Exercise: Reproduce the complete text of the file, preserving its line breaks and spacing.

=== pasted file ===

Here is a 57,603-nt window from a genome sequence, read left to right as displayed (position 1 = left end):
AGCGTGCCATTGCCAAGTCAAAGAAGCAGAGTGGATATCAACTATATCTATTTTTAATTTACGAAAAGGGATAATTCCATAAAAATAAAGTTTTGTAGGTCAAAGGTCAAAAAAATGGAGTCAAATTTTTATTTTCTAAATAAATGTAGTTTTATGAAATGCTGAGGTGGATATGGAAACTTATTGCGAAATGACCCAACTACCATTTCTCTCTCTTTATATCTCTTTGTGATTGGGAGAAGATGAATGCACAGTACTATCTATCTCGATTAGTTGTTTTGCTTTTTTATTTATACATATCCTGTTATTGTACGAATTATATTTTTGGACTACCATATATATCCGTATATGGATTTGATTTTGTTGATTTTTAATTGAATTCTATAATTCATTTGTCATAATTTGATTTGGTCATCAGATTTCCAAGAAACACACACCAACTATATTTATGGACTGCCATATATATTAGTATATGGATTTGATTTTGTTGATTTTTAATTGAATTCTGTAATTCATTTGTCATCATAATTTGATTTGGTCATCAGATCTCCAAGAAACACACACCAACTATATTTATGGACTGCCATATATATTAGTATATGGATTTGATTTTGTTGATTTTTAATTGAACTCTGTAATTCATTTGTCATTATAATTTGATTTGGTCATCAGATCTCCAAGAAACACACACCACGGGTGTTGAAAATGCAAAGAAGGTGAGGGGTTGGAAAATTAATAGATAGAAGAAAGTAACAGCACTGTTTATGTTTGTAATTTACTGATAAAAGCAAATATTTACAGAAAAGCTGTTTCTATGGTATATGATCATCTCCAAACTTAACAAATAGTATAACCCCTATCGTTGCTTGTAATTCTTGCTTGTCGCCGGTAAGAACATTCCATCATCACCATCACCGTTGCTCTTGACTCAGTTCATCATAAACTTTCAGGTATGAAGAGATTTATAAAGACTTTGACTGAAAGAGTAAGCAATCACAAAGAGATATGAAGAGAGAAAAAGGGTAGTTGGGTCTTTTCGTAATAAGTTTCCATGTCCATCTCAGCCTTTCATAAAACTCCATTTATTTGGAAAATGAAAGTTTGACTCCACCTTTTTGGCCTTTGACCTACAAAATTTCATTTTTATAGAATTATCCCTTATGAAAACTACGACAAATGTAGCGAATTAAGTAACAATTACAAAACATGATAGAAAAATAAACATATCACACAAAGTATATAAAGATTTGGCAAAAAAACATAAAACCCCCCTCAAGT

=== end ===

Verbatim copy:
Here is a 57,603-nt window from a genome sequence, read left to right as displayed (position 1 = left end):
AGCGTGCCATTGCCAAGTCAAAGAAGCAGAGTGGATATCAACTATATCTATTTTTAATTTACGAAAAGGGATAATTCCATAAAAATAAAGTTTTGTAGGTCAAAGGTCAAAAAAATGGAGTCAAATTTTTATTTTCTAAATAAATGTAGTTTTATGAAATGCTGAGGTGGATATGGAAACTTATTGCGAAATGACCCAACTACCATTTCTCTCTCTTTATATCTCTTTGTGATTGGGAGAAGATGAATGCACAGTACTATCTATCTCGATTAGTTGTTTTGCTTTTTTATTTATACATATCCTGTTATTGTACGAATTATATTTTTGGACTACCATATATATCCGTATATGGATTTGATTTTGTTGATTTTTAATTGAATTCTATAATTCATTTGTCATAATTTGATTTGGTCATCAGATTTCCAAGAAACACACACCAACTATATTTATGGACTGCCATATATATTAGTATATGGATTTGATTTTGTTGATTTTTAATTGAATTCTGTAATTCATTTGTCATCATAATTTGATTTGGTCATCAGATCTCCAAGAAACACACACCAACTATATTTATGGACTGCCATATATATTAGTATATGGATTTGATTTTGTTGATTTTTAATTGAACTCTGTAATTCATTTGTCATTATAATTTGATTTGGTCATCAGATCTCCAAGAAACACACACCACGGGTGTTGAAAATGCAAAGAAGGTGAGGGGTTGGAAAATTAATAGATAGAAGAAAGTAACAGCACTGTTTATGTTTGTAATTTACTGATAAAAGCAAATATTTACAGAAAAGCTGTTTCTATGGTATATGATCATCTCCAAACTTAACAAATAGTATAACCCCTATCGTTGCTTGTAATTCTTGCTTGTCGCCGGTAAGAACATTCCATCATCACCATCACCGTTGCTCTTGACTCAGTTCATCATAAACTTTCAGGTATGAAGAGATTTATAAAGACTTTGACTGAAAGAGTAAGCAATCACAAAGAGATATGAAGAGAGAAAAAGGGTAGTTGGGTCTTTTCGTAATAAGTTTCCATGTCCATCTCAGCCTTTCATAAAACTCCATTTATTTGGAAAATGAAAGTTTGACTCCACCTTTTTGGCCTTTGACCTACAAAATTTCATTTTTATAGAATTATCCCTTATGAAAACTACGACAAATGTAGCGAATTAAGTAACAATTACAAAACATGATAGAAAAATAAACATATCACACAAAGTATATAAAGATTTGGCAAAAAAACATAAAACCCCCCTCAAGT